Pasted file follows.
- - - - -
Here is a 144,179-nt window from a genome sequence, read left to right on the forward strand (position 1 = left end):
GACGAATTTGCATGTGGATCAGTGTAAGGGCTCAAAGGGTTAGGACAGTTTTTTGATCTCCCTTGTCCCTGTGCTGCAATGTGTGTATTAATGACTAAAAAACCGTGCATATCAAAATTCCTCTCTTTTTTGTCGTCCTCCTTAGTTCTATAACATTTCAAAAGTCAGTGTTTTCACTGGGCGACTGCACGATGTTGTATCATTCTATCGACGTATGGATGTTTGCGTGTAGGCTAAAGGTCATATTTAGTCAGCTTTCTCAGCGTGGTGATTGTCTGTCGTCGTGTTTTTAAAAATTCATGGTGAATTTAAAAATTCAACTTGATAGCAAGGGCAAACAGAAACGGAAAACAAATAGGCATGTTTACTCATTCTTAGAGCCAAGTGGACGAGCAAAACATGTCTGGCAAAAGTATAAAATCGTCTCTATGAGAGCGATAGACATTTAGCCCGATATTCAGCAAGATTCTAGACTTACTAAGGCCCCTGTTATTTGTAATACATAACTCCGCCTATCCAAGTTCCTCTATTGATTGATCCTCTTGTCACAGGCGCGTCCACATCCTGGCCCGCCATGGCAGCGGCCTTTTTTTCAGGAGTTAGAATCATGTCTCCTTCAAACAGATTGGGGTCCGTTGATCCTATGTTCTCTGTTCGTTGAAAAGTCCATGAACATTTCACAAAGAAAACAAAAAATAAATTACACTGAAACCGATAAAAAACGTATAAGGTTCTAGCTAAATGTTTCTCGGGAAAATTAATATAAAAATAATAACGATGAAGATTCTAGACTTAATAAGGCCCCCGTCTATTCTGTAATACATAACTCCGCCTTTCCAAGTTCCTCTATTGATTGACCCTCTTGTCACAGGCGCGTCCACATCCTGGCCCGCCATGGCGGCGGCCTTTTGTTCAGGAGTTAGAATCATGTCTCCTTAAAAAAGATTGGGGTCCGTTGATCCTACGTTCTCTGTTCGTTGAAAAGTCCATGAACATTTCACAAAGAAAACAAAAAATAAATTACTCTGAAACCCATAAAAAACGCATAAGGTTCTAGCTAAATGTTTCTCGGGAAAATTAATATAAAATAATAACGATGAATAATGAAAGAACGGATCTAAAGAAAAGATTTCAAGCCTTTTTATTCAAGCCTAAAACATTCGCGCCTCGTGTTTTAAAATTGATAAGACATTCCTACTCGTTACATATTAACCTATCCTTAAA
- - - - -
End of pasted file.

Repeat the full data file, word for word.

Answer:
Here is a 144,179-nt window from a genome sequence, read left to right on the forward strand (position 1 = left end):
GACGAATTTGCATGTGGATCAGTGTAAGGGCTCAAAGGGTTAGGACAGTTTTTTGATCTCCCTTGTCCCTGTGCTGCAATGTGTGTATTAATGACTAAAAAACCGTGCATATCAAAATTCCTCTCTTTTTTGTCGTCCTCCTTAGTTCTATAACATTTCAAAAGTCAGTGTTTTCACTGGGCGACTGCACGATGTTGTATCATTCTATCGACGTATGGATGTTTGCGTGTAGGCTAAAGGTCATATTTAGTCAGCTTTCTCAGCGTGGTGATTGTCTGTCGTCGTGTTTTTAAAAATTCATGGTGAATTTAAAAATTCAACTTGATAGCAAGGGCAAACAGAAACGGAAAACAAATAGGCATGTTTACTCATTCTTAGAGCCAAGTGGACGAGCAAAACATGTCTGGCAAAAGTATAAAATCGTCTCTATGAGAGCGATAGACATTTAGCCCGATATTCAGCAAGATTCTAGACTTACTAAGGCCCCTGTTATTTGTAATACATAACTCCGCCTATCCAAGTTCCTCTATTGATTGATCCTCTTGTCACAGGCGCGTCCACATCCTGGCCCGCCATGGCAGCGGCCTTTTTTTCAGGAGTTAGAATCATGTCTCCTTCAAACAGATTGGGGTCCGTTGATCCTATGTTCTCTGTTCGTTGAAAAGTCCATGAACATTTCACAAAGAAAACAAAAAATAAATTACACTGAAACCGATAAAAAACGTATAAGGTTCTAGCTAAATGTTTCTCGGGAAAATTAATATAAAAATAATAACGATGAAGATTCTAGACTTAATAAGGCCCCCGTCTATTCTGTAATACATAACTCCGCCTTTCCAAGTTCCTCTATTGATTGACCCTCTTGTCACAGGCGCGTCCACATCCTGGCCCGCCATGGCGGCGGCCTTTTGTTCAGGAGTTAGAATCATGTCTCCTTAAAAAAGATTGGGGTCCGTTGATCCTACGTTCTCTGTTCGTTGAAAAGTCCATGAACATTTCACAAAGAAAACAAAAAATAAATTACTCTGAAACCCATAAAAAACGCATAAGGTTCTAGCTAAATGTTTCTCGGGAAAATTAATATAAAATAATAACGATGAATAATGAAAGAACGGATCTAAAGAAAAGATTTCAAGCCTTTTTATTCAAGCCTAAAACATTCGCGCCTCGTGTTTTAAAATTGATAAGACATTCCTACTCGTTACATATTAACCTATCCTTAAA